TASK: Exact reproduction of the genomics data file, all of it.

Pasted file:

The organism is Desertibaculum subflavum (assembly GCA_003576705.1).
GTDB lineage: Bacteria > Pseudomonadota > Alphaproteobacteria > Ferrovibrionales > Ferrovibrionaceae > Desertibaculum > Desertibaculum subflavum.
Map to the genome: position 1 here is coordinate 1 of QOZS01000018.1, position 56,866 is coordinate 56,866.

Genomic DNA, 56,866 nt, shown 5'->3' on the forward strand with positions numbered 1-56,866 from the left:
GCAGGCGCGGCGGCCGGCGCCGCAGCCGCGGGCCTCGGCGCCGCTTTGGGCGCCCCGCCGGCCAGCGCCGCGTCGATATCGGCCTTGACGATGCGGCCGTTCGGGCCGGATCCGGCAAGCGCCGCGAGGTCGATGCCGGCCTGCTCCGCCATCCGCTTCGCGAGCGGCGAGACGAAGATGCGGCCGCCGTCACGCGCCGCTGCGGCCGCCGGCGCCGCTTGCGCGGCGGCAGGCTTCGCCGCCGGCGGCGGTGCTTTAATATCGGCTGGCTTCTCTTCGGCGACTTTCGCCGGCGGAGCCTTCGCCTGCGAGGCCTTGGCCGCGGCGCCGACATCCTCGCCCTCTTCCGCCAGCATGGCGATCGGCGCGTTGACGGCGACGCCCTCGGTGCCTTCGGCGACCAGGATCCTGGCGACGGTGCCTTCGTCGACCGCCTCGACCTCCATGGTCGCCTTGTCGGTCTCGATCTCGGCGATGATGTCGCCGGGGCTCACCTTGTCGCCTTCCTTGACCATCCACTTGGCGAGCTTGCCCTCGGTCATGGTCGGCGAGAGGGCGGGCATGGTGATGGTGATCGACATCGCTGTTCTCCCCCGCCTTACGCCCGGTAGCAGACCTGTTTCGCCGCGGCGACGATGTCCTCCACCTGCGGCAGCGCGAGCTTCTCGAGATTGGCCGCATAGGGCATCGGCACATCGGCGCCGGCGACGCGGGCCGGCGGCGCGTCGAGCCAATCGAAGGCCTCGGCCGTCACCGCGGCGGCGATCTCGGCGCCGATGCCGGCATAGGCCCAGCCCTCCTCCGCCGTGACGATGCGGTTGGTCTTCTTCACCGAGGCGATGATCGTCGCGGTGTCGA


The organism is Desertibaculum subflavum (assembly GCA_003576705.1).
GTDB lineage: Bacteria > Pseudomonadota > Alphaproteobacteria > Ferrovibrionales > Ferrovibrionaceae > Desertibaculum > Desertibaculum subflavum.
Map to the genome: position 1 here is coordinate 1 of QOZS01000018.1, position 56,866 is coordinate 56,866.

Genomic DNA, 56,866 nt, shown 5'->3' on the forward strand with positions numbered 1-56,866 from the left:
GCAGGCGCGGCGGCCGGCGCCGCAGCCGCGGGCCTCGGCGCCGCTTTGGGCGCCCCGCCGGCCAGCGCCGCGTCGATATCGGCCTTGACGATGCGGCCGTTCGGGCCGGATCCGGCAAGCGCCGCGAGGTCGATGCCGGCCTGCTCCGCCATCCGCTTCGCGAGCGGCGAGACGAAGATGCGGCCGCCGTCACGCGCCGCTGCGGCCGCCGGCGCCGCTTGCGCGGCGGCAGGCTTCGCCGCCGGCGGCGGTGCTTTAATATCGGCTGGCTTCTCTTCGGCGACTTTCGCCGGCGGAGCCTTCGCCTGCGAGGCCTTGGCCGCGGCGCCGACATCCTCGCCCTCTTCCGCCAGCATGGCGATCGGCGCGTTGACGGCGACGCCCTCGGTGCCTTCGGCGACCAGGATCCTGGCGACGGTGCCTTCGTCGACCGCCTCGACCTCCATGGTCGCCTTGTCGGTCTCGATCTCGGCGATGATGTCGCCGGGGCTCACCTTGTCGCCTTCCTTGACCATCCACTTGGCGAGCTTGCCCTCGGTCATGGTCGGCGAGAGGGCGGGCATGGTGATGGTGATCGACATCGCTGTTCTCCCCCGCCTTACGCCCGGTAGCAGACCTGTTTCGCCGCGGCGACGATGTCCTCCACCTGCGGCAGCGCGAGCTTCTCGAGATTGGCCGCATAGGGCATCGGCACATCGGCGCCGGCGACGCGGGCCGGCGGCGCGTCGAGCCAATCGAAGGCCTCGGCCGTCACCGCGGCGGCGATCTCGGCGCCGATGCCGGCATAGGCCCAGCCCTCCTCCGCCGTGACGATGCGGTTGGTCTTCTTCACCGAGGCGATGATCGTCGCGGTGTCGA